I, like many men, don’t really express my emotions. My wife jokes that I’m a robot and pauses The Bodyguard to say “you can cry you know, if you want to of course” and whilst I know that I CAN express my emotions if I want to, I just… well… don’t. I don’t really know if it’s because I’m suppressing them, or if it’s because I just don’t need to express them visually. I don’t know.

What I DO know, or at least believe, is that we can explore this whole area of emotion and mental health in the workplace by doing two things:

  1. Proactively seek knowledge, insight, information and general learning.
  2. Proactively talk about it, share what I learn, share how I feel and be more open.

So to proactively address point one, I went this morning to a discussion about Wellness + Mental Health in the Workplace hosted at WeWork by a truly inspiring and highly motivating woman, Poppy Jamie – founder of an app I’ve just downloaded: Happy Not Perfect. She is practicing, and influencing, a change in cultural perception and behaviour towards mental health and how it should be treated with as much (or more) attention as we treat our physical health.

She was joined by Suzy Ashworth, a wonderfully charismatic and relatable mentor for mindfulness in business, Anisa Kurti of Hatch Analytics, and Geraldine Calpin, CMO of WeWork for Europe and Australia.

And to proactively address point two, I’m now going to tell you about it by sharing some of the most poignant quotes before sharing some of the key learnings that resonated with me.


“Right the way through education and careers we are taught to perform and achieve, rather than to be and enjoy just being” – Suzy Ashworth


Don’t get me started on this – our schooling, higher education and work environment are not geared for happy joyful lives. We put so much pressure on ourselves and compare ourselves to people on completely different journeys to us. Read The Book Of Joy which I found really helped keep me focussed on my OWN goals and avoid distraction from others – it’s based on conversations between the Dalai Lama and the Archbishop Desmond Tutu… it. will. transform. your. life. So. GOOD.


“When I was growing up there was just one screen with four TV channels and we all looked at it together. It was just one thing to process” – Geraldine Calpin


She went on to talk about how now we have an infinite number of things to bombard our brains to process and that we’re not built as humans for this. It got me thinking about how a phone screen is singular and solo for that one person to consume whatever it is they’re engrossed in, whereas a TV (or cinema) screen might still be a screen, but it’s for consuming together. It’s a shared experience.


“There’s a fear of being yourself in the corporate world. And that needs to change.” – Anisa Kurti


I have stubbornly battled against this for some time. We have an innate desire to fit in. We want to be liked, and we’ll sacrifice who we are deep inside to show that we are like those around us. Whilst most of my peers go to the gym after work, I go skateboarding with my mate Danny B, and many times at past jobs I brought my skateboard into work – BUT I’d have to battle against demotivating comments like “hey sk8r boi” or “where’s Avril Lavigne” or “lol, you STILL skate” or everyone’s favourite “do a kickflip” as if I would put up with the same commentary holding a 5-a-side football kit. Fortunately now I run my own business I’m in a position to allow myself to be myself when confronted with the corporate world.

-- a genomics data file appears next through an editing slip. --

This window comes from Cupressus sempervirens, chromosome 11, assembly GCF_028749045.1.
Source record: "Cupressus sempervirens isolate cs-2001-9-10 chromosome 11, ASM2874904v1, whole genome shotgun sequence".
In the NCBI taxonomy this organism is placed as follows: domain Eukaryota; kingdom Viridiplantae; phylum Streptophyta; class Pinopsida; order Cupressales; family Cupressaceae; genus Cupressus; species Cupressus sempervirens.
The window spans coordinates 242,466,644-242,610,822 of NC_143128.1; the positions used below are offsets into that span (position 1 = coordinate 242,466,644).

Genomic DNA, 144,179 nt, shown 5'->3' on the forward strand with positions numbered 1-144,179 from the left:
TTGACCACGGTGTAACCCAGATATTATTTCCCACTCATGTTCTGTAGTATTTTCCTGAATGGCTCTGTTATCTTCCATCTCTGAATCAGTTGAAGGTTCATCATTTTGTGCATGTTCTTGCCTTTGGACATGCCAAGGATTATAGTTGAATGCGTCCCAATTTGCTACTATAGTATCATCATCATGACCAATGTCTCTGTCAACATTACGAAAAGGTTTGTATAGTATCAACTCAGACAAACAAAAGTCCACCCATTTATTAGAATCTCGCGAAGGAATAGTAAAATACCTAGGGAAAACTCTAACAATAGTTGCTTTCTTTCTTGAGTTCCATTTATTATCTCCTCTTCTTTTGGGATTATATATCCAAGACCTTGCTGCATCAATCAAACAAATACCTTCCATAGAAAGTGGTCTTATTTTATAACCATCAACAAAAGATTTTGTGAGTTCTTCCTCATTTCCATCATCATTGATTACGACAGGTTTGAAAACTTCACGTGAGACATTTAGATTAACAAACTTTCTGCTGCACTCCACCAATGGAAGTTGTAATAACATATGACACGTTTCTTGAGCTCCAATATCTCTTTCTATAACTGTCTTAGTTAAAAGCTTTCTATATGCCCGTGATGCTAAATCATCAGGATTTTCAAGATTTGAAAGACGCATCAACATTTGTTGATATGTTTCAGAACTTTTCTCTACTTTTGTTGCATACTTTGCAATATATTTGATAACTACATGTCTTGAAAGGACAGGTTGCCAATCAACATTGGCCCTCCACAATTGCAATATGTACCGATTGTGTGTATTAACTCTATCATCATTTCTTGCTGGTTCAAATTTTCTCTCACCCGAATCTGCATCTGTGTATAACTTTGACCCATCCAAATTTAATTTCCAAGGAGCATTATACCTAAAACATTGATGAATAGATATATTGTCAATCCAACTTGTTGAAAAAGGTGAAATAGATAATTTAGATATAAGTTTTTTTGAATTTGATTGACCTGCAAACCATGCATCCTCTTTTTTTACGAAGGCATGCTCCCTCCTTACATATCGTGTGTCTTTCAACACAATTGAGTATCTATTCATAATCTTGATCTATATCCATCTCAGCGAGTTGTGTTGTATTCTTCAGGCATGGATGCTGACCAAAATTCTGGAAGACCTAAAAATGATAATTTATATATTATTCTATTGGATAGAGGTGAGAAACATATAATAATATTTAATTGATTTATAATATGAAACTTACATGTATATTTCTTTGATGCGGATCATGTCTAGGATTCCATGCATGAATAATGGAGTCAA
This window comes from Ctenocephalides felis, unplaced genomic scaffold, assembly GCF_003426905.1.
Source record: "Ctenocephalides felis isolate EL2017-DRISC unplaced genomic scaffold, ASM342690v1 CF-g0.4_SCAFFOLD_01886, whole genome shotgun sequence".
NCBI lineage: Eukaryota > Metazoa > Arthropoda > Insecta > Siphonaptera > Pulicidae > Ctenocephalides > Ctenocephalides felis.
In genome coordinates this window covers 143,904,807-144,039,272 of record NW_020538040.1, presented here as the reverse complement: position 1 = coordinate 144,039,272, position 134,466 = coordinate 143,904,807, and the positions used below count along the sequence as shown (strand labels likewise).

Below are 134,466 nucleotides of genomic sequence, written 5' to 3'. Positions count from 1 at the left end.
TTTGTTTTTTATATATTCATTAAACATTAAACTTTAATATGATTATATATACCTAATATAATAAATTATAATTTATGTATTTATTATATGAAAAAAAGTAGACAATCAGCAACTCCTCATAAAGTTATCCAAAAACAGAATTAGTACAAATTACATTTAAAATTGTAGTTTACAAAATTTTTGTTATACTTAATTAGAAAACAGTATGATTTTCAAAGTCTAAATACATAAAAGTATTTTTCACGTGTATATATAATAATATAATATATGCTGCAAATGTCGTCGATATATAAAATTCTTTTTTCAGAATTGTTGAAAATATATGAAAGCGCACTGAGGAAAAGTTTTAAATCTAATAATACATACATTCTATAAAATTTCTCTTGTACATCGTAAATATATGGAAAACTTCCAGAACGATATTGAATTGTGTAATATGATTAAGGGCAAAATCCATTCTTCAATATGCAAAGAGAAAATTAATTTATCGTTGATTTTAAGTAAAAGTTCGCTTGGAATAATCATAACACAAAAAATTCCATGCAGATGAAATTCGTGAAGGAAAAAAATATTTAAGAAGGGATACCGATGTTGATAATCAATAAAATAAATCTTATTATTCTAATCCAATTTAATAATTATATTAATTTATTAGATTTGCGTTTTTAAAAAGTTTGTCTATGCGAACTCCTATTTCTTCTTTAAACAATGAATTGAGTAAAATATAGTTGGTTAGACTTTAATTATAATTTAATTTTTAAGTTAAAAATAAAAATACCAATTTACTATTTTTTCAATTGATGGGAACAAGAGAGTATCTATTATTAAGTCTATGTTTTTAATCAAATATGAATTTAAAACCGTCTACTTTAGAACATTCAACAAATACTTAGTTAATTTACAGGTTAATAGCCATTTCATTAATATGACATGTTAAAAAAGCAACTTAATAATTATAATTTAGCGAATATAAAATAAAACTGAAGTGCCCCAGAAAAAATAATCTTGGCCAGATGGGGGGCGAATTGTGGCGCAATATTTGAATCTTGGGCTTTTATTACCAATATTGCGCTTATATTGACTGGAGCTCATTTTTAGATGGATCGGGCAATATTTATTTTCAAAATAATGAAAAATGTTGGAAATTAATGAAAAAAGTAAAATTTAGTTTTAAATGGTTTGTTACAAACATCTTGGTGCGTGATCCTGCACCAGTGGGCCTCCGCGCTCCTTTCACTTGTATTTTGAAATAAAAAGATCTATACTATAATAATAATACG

“There needs to be a shift in what metrics we consider to be success” – Suzy Ashworth


“How do I feel right now? And how do I want to feel? If you’re feeling a 5/10, what’s the one thing you can do today to push it to a 6/10. You don’t have to live everyday at a 10/10 and you can accept that” – Suzy Ashworth


“Success for me is about self acceptance” – Poppy Jamie


Similarly to Life/Work Balance (purposefully not ordered as Work/Life Balance) this was touching on that perpetual feeling of treading water with your goals, achievements and even our never-ending to do lists and instead trying to reconfigure what you measure as success and how to accept that you are who you are and other’s achievements don’t reflect upon yours.


“When asking ‘How are you?’ to a colleague or friend and they reply with ‘Fine’ remember this acronym to show what they really mean: Fuckedup, Insecure, Neurotic & Emotional” – Anisa Kurti


This got me thinking about a lovely post on Linkedin from George Bell of about giving someone the space to answer ‘How are you?’ as genuinely, openly and honestly as they wish to help them get things off their chest and help you look out for those around you – or reciprocate.


By this point, if you’ve got this far (well done, leave a comment below or share this so I know people actually read my ramblings), you might also be asking:

Why is an Alcohol Marketing agency blogging about Mental Health?

Good question. With a good answer: Because they go hand in hand.

Alcohol abuse is rife in our country. But alcohol is not necessarily the enemy. In fact at YesMore we believe it’s about us all stepping up to treat the CAUSE of alcohol abuse (poor or neglected mental health), rather than just the EFFECT (drinking away problems, etc) and work together to reduce stress, anxiety, pressure and closed-mindedness. And that’s why we’re an entirely flexible and remote working business, so our teams can work from where and when they are most happy to deliver their very best work for our clients. We do A LOT more than this in our mission to reduce alcohol abuse, but that’s a whole other blog post and you can read (a little) more about this in our post: Why Alcohol Marketing Is Our Niche.

Event at WeWork Holborn in London about Mental Health in the workplace hosted by Poppy Jamie

So finally I urge you, yes you reading this, to:

  1. Proactively seek knowledge, education, insight and learnings about mental health
  2. Proactively talk about it, share this post if you wish, tell a friend, open up

Hopefully if we all do this we’ll be able to improve mental health in the workplace… and cry watching series two of The Bodyguard.


Thanks to all the panelists, and WeWork, for today’s session and in particular thanks to both Poppy Jamie (download the Happy Not Perfect app here) and also to Lisa Graydon, a fellow spectator and voice over artist who I really enjoyed debating mental health with afterwards. Follow me on Linkedin here or get in touch with us on if you’d like to work with us or if your brand/bar/service/event/organisation in the drinks industry needs marketing advice.